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On June 28, 1969, New York City’s Stonewall Inn tavern entered the history of the fight for gay rights in America. On that day, a routine police raid resulted in what has been described as an uprising by LGBTQIA patrons who decided to finally resist what they saw as relentless harassment and discrimination.
San Antonio may not have had its Stonewall Inn equivalent, but in the 1970s it did have the San Antonio Country, a revolutionary club for its gay men, lesbians, drag queens, hippies, and gay-friendly denizens to gather.
A new documentary film by Noi Mahoney, Hap Veltman’s San Antonio Country, premieres with a free screening 6 p.m. Sunday at the Bonham Exchange, which Veltman also founded years later. The full-length feature tells the story of “the first gay disco nightclub in San Antonio” – according to its promotional materials – and of Arthur P. “Hap” Veltman Jr., the club’s visionary owner.
Many figures who witnessed firsthand that era in San Antonio’s history are present in the film, including Gene Elder, who started the nightclub with Veltman and who went on to run the Happy Foundation, named after the fuller version of Veltman’s nickname. The club’s first regular disc jockey, Jamie Alexander, also appears in the film.
“I had never been in a gay bar before,” Alexander said. But Veltman, a prominent gay personality in San Antonio at the time, intended the club to be for more than one community. “He said, ‘Oh no, this isn’t a gay bar. This is a unisex bar,’” Alexander said by phone from Arlington, where he works as an events manager.
“We wanted everybody to come and have a great time. We don’t care what your persuasion is,” he said.
Alexander described “The Country,” as many in the film refer to the club, as an “upgrade” from the previous selection of gay bars in the city, which were often windowless, dark, and small. In Mahoney’s documentary, photographs of Veltman’s club show a grand, multifloor space with soaring, vaulted ceilings, elegant furniture, a rose window, multiple rooms – including a neon-lit, mirrored space frequented by showy drag queens – and a dance floor complete with disco ball.
“Here was a huge place that was really done very nice, and all the staff were attractive, wearing bow ties and dress shirts,” Alexander said. “It just was a very professional, upscale atmosphere.”
Bucking custom, though, the DJ would have no microphone, on strict orders from Veltman. The owner told Alexander, “because if we get raided, I don’t want the police or the sheriff to take over the mic to order the patrons around.”
Alexander recalls uniforms coming into the club, but his memories are vague, he said. “My orders were to not turn off the music, just to keep the party going. If they asked for a microphone, I told them we didn’t have one.”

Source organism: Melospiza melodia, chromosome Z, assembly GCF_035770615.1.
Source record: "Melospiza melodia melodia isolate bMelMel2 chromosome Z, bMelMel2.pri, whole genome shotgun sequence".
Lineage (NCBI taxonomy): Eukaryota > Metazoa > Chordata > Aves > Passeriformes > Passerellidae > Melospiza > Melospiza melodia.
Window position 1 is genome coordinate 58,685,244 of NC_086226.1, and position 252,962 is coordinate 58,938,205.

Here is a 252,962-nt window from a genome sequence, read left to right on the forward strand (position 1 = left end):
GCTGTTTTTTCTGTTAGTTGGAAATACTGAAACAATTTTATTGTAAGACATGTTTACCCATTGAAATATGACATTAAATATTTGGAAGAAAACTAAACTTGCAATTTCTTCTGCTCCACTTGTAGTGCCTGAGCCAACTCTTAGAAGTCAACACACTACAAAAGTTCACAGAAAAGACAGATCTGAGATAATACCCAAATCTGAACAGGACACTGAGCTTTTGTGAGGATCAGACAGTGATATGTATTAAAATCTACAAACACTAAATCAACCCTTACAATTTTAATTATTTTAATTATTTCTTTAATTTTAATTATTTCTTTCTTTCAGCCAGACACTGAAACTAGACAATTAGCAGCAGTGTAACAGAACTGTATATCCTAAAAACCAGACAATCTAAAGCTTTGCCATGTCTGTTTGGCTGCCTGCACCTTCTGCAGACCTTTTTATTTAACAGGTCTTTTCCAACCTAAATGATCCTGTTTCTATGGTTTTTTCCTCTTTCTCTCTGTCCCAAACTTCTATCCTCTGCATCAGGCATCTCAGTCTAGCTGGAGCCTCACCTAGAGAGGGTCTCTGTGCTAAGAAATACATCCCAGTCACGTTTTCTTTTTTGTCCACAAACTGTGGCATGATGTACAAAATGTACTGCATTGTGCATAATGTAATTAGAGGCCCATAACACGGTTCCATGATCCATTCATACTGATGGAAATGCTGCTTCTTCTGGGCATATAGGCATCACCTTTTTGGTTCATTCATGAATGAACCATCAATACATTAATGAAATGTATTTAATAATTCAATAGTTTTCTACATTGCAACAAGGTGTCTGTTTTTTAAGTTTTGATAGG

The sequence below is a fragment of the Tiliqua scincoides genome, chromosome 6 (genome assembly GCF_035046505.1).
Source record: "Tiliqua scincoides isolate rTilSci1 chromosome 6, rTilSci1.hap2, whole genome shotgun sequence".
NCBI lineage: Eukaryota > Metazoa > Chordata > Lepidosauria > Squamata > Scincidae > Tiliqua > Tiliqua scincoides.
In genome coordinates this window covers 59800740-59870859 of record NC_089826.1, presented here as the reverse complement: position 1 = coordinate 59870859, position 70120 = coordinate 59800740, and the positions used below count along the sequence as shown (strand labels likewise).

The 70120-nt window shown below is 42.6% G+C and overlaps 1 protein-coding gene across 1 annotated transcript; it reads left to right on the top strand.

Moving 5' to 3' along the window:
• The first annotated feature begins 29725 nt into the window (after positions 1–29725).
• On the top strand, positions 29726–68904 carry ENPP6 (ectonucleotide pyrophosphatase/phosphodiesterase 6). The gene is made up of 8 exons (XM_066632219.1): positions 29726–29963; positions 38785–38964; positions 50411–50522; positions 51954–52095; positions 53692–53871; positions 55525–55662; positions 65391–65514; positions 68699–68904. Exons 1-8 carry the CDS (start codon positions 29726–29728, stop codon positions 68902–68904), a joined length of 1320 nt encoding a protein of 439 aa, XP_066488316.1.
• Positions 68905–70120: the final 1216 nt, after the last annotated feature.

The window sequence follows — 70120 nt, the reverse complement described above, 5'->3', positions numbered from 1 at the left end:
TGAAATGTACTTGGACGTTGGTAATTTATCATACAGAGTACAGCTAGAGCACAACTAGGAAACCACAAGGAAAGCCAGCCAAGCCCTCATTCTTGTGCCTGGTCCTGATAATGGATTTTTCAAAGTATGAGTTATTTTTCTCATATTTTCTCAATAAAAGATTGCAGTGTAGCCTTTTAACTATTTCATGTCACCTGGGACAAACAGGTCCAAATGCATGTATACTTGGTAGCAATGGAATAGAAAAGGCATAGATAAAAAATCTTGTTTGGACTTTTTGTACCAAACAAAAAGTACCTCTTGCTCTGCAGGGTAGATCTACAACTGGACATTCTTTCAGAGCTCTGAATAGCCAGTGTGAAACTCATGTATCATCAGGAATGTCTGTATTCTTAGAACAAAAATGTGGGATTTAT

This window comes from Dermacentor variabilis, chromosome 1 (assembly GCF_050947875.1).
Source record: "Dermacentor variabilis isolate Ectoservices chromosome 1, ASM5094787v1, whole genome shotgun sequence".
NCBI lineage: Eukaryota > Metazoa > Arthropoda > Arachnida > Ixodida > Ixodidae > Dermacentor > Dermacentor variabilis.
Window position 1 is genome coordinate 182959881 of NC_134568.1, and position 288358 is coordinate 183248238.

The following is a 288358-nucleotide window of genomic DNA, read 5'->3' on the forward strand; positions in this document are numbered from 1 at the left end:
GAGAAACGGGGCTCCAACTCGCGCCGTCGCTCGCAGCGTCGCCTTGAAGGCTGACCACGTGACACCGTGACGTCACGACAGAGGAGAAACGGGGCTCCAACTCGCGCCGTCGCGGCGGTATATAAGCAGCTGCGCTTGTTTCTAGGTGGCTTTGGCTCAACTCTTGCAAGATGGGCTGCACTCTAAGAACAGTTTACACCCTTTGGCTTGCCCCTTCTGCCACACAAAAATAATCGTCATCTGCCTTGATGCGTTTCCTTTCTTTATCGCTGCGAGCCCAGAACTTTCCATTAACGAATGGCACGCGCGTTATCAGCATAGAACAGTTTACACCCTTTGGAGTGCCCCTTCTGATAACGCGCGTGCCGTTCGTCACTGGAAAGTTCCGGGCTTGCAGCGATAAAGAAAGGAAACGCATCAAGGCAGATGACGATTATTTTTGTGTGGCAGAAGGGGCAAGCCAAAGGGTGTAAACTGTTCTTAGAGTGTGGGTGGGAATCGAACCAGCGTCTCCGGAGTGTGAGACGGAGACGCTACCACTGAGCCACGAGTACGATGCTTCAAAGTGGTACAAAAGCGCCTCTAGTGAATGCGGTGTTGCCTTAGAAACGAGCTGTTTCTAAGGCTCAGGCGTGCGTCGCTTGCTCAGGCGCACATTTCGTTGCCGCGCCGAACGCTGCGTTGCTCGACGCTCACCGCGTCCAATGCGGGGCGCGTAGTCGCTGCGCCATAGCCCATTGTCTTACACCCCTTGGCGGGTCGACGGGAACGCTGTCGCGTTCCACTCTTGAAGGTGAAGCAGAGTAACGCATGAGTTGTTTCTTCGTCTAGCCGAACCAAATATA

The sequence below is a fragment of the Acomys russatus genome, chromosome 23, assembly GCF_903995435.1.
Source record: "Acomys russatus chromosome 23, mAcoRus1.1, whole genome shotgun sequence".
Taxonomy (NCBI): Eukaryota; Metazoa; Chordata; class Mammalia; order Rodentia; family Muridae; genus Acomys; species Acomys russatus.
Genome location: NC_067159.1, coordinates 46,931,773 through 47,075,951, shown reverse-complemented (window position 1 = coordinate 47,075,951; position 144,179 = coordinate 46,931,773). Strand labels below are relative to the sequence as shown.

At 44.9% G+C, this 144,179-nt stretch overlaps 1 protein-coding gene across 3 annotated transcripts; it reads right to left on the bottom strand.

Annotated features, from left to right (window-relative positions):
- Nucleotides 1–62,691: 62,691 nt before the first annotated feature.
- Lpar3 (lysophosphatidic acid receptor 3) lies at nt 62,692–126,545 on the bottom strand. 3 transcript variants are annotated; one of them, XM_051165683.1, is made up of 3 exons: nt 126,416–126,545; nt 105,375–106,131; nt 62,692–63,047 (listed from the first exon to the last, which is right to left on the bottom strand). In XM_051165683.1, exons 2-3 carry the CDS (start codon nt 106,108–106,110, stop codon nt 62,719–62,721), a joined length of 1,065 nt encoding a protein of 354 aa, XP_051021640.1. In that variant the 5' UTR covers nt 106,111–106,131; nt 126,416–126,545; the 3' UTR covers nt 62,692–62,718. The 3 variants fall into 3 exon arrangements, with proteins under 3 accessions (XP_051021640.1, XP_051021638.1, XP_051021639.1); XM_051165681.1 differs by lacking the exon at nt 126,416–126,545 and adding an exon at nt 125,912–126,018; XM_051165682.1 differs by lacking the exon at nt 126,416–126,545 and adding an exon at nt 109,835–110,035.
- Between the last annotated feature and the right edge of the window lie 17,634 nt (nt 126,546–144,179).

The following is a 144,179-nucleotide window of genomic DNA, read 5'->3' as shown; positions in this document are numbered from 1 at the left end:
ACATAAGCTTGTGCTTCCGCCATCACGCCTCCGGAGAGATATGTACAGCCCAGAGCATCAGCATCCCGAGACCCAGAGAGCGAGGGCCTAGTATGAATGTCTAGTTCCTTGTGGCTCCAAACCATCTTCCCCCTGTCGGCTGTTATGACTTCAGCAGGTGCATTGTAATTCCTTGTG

In the film, Mahoney asks another prominent member of the gay community what it was like to live in the comparatively conservative San Antonio of the 1970s. “Everything was hush and low-key,” says Kip Dollar, seated next to Toby Johnson – the two were the first male couple in Texas to be registered as domestic partners in 1993.
“San Antonio had a thriving gay community, but it was a gay community that did not want to be seen by the light of day,” Dollar said.
Mahoney echoed Dollar’s thoughts. “There was a really thriving gay community [here] in the ’60s and ’70s; it was just sort of hidden from the rest of the city because they were afraid of harassment and [being] beaten up for being gay,” he said. At the time, military police could arrest service members for being in known gay bars, Mahoney said.
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Mahoney’s interest in making the film was sparked by an article he’d read in an Austin newspaper chronicling the two city’s gay histories. “A gay man in the article mentioned that the best gay club in Texas, and maybe all of the U.S., was the San Antonio Country. I got really interested,” he said. Four years, 10,000 out-of-pocket dollars, and many hours of interviews later, the San Antonio native has his hourlong documentary. Now, he hopes his own interest will translate to a potentially wide audience.
“One of the reasons I made this documentary is just to show a part of San Antonio that a lot of people aren’t familiar with,” he said. “Obviously if you’re into gay rights or human rights this is a story you’d be into, but this also just a fun story. It’s a story about a nightclub.”
Mahoney’s sensibility echoes Veltman’s inclusive vision for his pioneering nightclub. “A lot of people I interviewed for the movie were surprised that a straight person would be interested in this subject. I always told them it’s a great story, an interesting story, and gay rights is human rights,” he said.
“I think on one level it’s just an interesting story about San Antonio itself,” he said.
The premiere 6 p.m. screening of Hap Veltman’s San Antonio Country is free, though donations will be accepted for the Happy Foundation, which maintains an archive of local LGBTQIA history housed at the Bonham Exchange.